Consolidated Sinking Fund (CSF) is a reserve fund set aside by the Reserve Bank of India (RBI) for the sole purpose of repayment of debts. This reserve fund gives the state governments the necessary buffer to service their liabilities. The provision for this fund is made in Article 266 (1) of the Indian Constitution.
The activities of the Consolidated Sinking Fund are monitored by the Comptroller and Audit General of India (CAG). It must be noted that for withdrawing the amount from the CSF, state governments need to get sanctions from the Parliament. Besides, the funds can only be used for the redemption of loans and not for any other purpose.
Consolidated Sinking Fund History
The history of the Consolidated Sinking Fund dates back to the 10th Finance Commission of 1999-2000 in which the idea of CSF was first proposed by the RBI. The purpose of this fund was laid out to be the redemption of market loans of states. Initially, only 11 states participated in Consolidated Sinking Fund, namely-Andhra Pradesh, Arunachal Pradesh, Assam, Chhattisgarh, Goa, Maharashtra, Meghalaya, Mizoram, Tripura, Uttranchal, and West Bengal. As of 2020, 23 states of India have set up Consolidated Sinking Fund and have accumulated reserves worth INR 1.3 Lakh Crores.
Salient Features of Consolidated Sinking Fund
The Consolidated Sinking Fund can be distinguished from other funds based on the following features:
- The state’s consolidated fund and public accounts must not be used to finance the Consolidated Sinking Fund.
- 1-3% of the outstanding market loans of the state government can be contributed to the Consolidated Sinking Fund
- The Consolidated Sinking Fund should necessarily be used to:
- Repay public debt.
- Create a buffer for the amortization of liabilities.
- Ensure good financial governance.
- Consolidate finance.
- Restructure the finance of states.
- Encourage self-governance in local bodies.
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Advantages of Consolidated Sinking Fund
Below listed are some of the important benefits of the Consolidated Sinking Fund reflecting the fund’s significance to the finances of state governments:
With Consolidated Sinking Fund, reserves will be set aside to meet the needs of the securities at development; therefore, the risk of a default on the development target will be reduced.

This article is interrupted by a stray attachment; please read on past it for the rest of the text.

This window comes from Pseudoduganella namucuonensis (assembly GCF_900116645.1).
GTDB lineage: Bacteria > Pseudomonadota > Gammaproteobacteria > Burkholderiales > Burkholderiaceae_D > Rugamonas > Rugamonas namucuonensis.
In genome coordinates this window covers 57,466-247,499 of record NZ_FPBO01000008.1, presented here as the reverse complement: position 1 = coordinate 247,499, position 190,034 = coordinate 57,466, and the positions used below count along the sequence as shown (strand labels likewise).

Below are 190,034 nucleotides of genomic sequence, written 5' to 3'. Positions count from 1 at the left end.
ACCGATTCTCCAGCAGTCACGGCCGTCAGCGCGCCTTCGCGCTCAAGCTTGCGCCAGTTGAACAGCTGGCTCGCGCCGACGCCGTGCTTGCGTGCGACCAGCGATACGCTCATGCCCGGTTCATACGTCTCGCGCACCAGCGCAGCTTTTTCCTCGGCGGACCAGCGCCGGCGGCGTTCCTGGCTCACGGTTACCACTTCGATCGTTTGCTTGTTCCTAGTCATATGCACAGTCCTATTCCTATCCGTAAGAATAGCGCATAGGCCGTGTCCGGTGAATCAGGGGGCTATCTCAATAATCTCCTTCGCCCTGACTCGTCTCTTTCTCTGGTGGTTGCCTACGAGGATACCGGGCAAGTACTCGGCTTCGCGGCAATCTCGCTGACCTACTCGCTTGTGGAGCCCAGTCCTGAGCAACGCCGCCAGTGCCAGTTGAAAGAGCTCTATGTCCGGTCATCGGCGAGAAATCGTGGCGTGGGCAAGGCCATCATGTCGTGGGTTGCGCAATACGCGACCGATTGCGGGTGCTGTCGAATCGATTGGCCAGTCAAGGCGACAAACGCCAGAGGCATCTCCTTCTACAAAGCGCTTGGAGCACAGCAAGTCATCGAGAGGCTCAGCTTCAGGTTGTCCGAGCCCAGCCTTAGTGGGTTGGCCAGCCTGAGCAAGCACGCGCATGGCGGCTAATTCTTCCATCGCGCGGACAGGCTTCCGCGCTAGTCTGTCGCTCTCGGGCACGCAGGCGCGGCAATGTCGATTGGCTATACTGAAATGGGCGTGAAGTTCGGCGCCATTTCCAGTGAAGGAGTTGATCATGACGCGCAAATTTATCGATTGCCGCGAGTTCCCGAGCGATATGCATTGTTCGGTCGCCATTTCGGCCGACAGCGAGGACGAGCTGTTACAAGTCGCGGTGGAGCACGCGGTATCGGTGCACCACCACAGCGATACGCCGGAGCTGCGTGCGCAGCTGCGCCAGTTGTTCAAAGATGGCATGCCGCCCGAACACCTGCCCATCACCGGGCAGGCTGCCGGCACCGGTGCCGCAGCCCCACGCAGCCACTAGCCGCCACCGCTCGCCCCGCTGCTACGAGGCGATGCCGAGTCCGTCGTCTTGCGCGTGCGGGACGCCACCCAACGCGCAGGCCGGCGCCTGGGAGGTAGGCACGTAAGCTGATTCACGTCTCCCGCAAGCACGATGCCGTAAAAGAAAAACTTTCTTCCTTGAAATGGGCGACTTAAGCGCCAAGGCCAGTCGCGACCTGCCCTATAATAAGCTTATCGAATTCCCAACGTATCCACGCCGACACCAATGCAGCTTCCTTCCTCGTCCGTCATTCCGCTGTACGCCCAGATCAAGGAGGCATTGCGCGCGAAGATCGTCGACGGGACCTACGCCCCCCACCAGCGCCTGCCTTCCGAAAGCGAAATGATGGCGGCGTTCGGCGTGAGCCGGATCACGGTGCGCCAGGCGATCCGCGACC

- Creditworthiness/Low-Interest Rates
The financing cost on the bonds is significantly lowered due to the availability of security and low default risk.
- Helps State Governments to Overcome Fiscal Deficits
Fiscally strong state governments can have their governance rated by accredited rating agencies, and attract better rates in bond auctions.
Setting up Consolidated Sinking Fund is an intelligent step taken by the state governments to manage public debts and liabilities. This fund helps manage the financial health of state governments and overcome their fiscal deficits. Besides, it encourages self-governance of the local bodies by providing them resources necessary to function properly. In a nutshell, Consolidated Sinking Fund set by the RBI is resourceful for the welfare of state governments.
FAQs on Consolidated Sinking Fund
Q.1. What is Consolidated Sinking Fund?
Consolidated Sinking Fund is the reserve fund set aside for the repayment of loans.
Q.2. When was the Consolidated Sinking Fund set up?
The Consolidated Sinking Fund was set up in 1999-2000 during the 10th Financial Commission.
Q.3. How many states set up the Consolidated Sinking Fund immediately after its launch?
11 states set up the Consolidated Sinking Fund soon after its launch. These states are -Andhra Pradesh, Arunachal Pradesh, Assam, Chhattisgarh, Goa, Maharashtra, Meghalaya, Mizoram, Tripura, Uttranchal, and West Bengal.
Q.4. Can public accounts and consolidated funds of the state be used to finance the Consolidated Sinking Fund?
No, public accounts and consolidated funds of the state cannot be used to finance the Consolidated Sinking Fund.
Q.5. As of 2020, how many states have set up Consolidated Sinking Fund, and what is the total amount accumulated so far?
As of 2020, 23 states in India have set up Consolidated Sinking Fund, and their total reserve is estimated to be INR 1.3 Lakh Crores.